Can preaching bring peace?

October 6, 2020 | Web First
Mennonite World Conference
(Photo by Nycholas Benaia/Unsplash)

The annual Menno Simons Sermon Prize is seeking submissions from pastors and lay preachers from around the world in German, English, Dutch, French and Spanish before Dec. 1, 2020. The sermon—on the topic of peace—should have been preached before submission. Half of the prize money (over $3,000 Cdn) is given to the preacher; the remaining half is awarded to the preacher’s congregation to encourage scholarly biblical reflection.


The Hamburg-Altona Mennonite Church in Germany. (Photo by Carl Auer / Creative Commons Attribution—Share Alike 3.0)

The Sermon Prize was established by the late Annelie Kümpers-Greve, a member of Hamburg-Altona Mennonite congregation in Germany, in 2008, inspired by her conviction about the spoken word. The competition is managed by the Center for Peace Church Theology at the University of Hamburg, Germany, in cooperation with the Hamburg-Altona congregation.

“The Menno Simons Sermon Prize encourages and acknowledges sermons that explore the biblical witness through the lens of the Anabaptist-Mennonite tradition; promote the peace church tradition in the larger ecumenical context; and communicate in a manner that is effective, convincing and strengthens the spirituality of the hearer,” says Fernando Enns, endowed professor at the centre.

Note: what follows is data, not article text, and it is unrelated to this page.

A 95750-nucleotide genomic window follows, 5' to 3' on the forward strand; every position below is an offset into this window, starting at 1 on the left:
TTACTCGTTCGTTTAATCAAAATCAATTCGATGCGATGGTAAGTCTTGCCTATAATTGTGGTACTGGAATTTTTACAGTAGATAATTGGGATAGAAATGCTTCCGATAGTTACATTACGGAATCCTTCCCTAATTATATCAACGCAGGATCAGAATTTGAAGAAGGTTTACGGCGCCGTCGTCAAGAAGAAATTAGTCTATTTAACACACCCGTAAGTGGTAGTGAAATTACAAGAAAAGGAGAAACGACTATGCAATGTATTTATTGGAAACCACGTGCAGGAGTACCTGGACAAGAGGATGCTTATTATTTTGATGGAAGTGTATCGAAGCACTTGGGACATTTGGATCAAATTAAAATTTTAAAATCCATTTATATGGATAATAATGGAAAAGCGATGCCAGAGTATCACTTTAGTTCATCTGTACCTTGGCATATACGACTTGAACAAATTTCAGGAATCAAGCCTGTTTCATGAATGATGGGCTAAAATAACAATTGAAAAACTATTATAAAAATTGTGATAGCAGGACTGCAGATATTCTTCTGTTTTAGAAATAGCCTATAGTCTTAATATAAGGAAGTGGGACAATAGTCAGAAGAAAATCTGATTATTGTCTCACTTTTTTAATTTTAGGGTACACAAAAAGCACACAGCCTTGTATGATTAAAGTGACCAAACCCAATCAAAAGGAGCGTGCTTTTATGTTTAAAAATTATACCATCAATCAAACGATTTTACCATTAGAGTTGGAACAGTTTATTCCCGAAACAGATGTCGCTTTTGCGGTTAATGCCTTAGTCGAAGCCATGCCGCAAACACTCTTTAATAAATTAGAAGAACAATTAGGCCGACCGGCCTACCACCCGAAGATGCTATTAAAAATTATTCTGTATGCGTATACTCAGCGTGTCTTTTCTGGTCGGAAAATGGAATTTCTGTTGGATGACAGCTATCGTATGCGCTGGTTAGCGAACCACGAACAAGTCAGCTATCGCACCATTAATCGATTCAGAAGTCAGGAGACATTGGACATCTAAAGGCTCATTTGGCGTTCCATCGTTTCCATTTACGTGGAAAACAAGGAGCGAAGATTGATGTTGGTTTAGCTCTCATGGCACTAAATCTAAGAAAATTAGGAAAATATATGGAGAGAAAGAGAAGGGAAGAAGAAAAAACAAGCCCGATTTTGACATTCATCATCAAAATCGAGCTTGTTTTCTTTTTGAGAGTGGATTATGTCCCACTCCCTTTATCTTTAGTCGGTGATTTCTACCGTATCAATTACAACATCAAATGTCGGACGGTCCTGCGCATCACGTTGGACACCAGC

“Praising the Creator and preserving God’s creation are important parts of our call as Christians to be “salt” in the world,” says Andrea Schneider, the broadcasting officer of the Association of Evangelical Free Churches in Germany, who received the 2020 prize for her sermon on Matthew 5:13. Her award-winning sermon will be heard on Nov. 1 at the service of the Mennonite Church in Hamburg-Altona. The public award ceremony will take place immediately after that.

“Preaching is not [simply] information, but the beginning of a process of transformation,” says Pastor Markus Hentschel of the host church. The peace sermons put current social or political conflict in the light of God’s peace and the church’s agency, he says, adding, “We also hear the voice from another congregation, which reminds us that peace also means being connected with one another.”

The 2012 sermon by Lydia Penner, a Canadian living in the Netherlands, continues to inspire Hentschel. “The great dream of peace . . . is not realized through power politics and violence, but grows out of seemingly ineffective acts by individuals.” 

Another Canadian, Betty Pries of Waterloo North Mennonite Church in Waterloo, Ont., also won the Sermon Prize.

(Photo by Nycholas Benaia/Unsplash)

Share this page:

Add new comment

Canadian Mennonite invites comments and encourages constructive discussion about our content. Actual full names (first and last) are required. Comments are moderated and may be edited. They will not appear online until approved and will be posted during business hours. Some comments may be reproduced in print.